Satsuma ware is essentially a type of Japanese earthenware pottery. It is identified by its distinctive cream-coloured crackled glaze decorated with overglaze enamel and gilding. Satsuma ware denotes all wares produced in the Satsuma domain in Kyūshū although often referred to as ‘Satsuma nishikide’ this is in fact only one type; the type most popular with Western collectors.
Satsuma ware began to be produced in the Satuma domain in the late 16th century when skilled potters were among the prisoners of war brought back from Korea after Toyotomi Hideyoshi’s Korean invasion of 1589. However, it was only really after an international exhibition in Paris in 1867 that the Satsuma ware caught the attention of the West and the exports to Europe began.
The most elaborate, beautiful and technically brilliant Satsuma ware was produced in the mid-19th century and is as highly prized (and priced) now as it was then. Satsuma artists were extraordinarily skilled craftsmen who had to complete lengthy apprenticeships. The export of Satsuma ware created a ‘craze’ for all things Japanese in the West and many more affordable, garish replicas were produced and although popular they could never compare to the quality and skill of the originals.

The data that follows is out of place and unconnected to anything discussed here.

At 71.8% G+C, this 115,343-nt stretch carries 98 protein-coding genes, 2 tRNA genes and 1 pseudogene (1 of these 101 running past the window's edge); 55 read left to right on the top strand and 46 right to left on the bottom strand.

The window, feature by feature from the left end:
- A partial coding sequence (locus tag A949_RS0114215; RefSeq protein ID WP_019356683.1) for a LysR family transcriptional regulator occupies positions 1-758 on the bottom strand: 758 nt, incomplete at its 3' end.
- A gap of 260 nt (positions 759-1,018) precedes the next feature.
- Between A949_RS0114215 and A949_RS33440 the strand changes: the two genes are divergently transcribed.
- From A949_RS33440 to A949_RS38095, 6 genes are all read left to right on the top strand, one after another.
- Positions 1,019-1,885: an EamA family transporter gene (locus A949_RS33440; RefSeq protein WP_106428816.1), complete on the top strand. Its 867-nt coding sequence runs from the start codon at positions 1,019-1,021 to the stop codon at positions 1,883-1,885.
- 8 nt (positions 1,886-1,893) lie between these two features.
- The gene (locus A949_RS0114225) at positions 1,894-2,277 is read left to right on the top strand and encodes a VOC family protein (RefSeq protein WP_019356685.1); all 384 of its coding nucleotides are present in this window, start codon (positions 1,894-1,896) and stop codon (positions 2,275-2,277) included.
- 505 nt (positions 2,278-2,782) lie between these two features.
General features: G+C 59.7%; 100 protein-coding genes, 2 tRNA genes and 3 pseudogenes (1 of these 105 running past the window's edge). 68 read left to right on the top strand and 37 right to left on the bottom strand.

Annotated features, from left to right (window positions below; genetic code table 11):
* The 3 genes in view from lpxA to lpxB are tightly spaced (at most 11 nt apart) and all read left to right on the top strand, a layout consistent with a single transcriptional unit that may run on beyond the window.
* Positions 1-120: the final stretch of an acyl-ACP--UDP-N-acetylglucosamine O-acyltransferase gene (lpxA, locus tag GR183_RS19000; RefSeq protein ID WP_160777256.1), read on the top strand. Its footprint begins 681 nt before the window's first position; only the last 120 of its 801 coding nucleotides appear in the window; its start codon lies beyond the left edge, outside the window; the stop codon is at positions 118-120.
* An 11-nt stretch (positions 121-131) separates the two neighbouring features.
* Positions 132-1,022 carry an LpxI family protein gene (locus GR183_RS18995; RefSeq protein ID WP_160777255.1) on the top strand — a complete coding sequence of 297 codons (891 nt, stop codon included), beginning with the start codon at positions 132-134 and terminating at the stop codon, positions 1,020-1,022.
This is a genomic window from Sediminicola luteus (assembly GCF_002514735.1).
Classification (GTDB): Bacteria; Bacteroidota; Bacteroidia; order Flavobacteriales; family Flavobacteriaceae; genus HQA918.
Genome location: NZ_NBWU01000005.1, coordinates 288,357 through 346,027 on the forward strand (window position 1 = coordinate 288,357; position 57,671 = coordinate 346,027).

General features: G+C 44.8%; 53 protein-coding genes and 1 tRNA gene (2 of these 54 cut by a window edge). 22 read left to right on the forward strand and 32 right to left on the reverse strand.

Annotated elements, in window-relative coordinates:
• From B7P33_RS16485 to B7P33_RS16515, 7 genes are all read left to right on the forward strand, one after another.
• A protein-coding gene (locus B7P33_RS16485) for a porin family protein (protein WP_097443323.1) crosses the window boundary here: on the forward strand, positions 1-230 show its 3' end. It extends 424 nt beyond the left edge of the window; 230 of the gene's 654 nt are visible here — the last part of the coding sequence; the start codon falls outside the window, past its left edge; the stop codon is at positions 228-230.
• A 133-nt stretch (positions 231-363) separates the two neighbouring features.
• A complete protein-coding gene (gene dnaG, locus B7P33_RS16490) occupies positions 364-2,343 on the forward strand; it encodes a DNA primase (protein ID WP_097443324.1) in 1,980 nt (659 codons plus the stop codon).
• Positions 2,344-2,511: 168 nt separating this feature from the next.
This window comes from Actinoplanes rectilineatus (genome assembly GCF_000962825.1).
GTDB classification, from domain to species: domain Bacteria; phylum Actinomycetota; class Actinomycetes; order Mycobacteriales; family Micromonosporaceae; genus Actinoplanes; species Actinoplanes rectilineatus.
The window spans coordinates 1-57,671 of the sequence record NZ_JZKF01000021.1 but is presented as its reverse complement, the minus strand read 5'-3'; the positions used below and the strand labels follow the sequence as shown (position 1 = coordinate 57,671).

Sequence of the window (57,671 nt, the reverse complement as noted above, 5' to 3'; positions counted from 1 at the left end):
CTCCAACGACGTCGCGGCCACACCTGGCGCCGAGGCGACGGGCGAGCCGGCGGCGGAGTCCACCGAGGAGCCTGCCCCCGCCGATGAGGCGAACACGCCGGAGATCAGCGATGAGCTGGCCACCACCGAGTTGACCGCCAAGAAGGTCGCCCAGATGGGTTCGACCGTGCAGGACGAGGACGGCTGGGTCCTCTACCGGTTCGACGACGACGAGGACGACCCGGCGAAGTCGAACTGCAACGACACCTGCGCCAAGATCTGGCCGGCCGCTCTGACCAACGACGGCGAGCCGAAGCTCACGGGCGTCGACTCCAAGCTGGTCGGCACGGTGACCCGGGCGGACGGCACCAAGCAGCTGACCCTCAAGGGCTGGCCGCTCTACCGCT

Satsuma ware of this period in the 19th century, known as Satsuma nishikide was decorated by hand. Designs were usually flowers and foliage such as lotus flowers, bamboo and chrysanthemums, animal rich landscapes including mythical and real birds, lions and dragons or scenes featuring people engaging in ceremonial, military or domestic activities. The main designs were usually surrounded by a border of flowers or fretwork.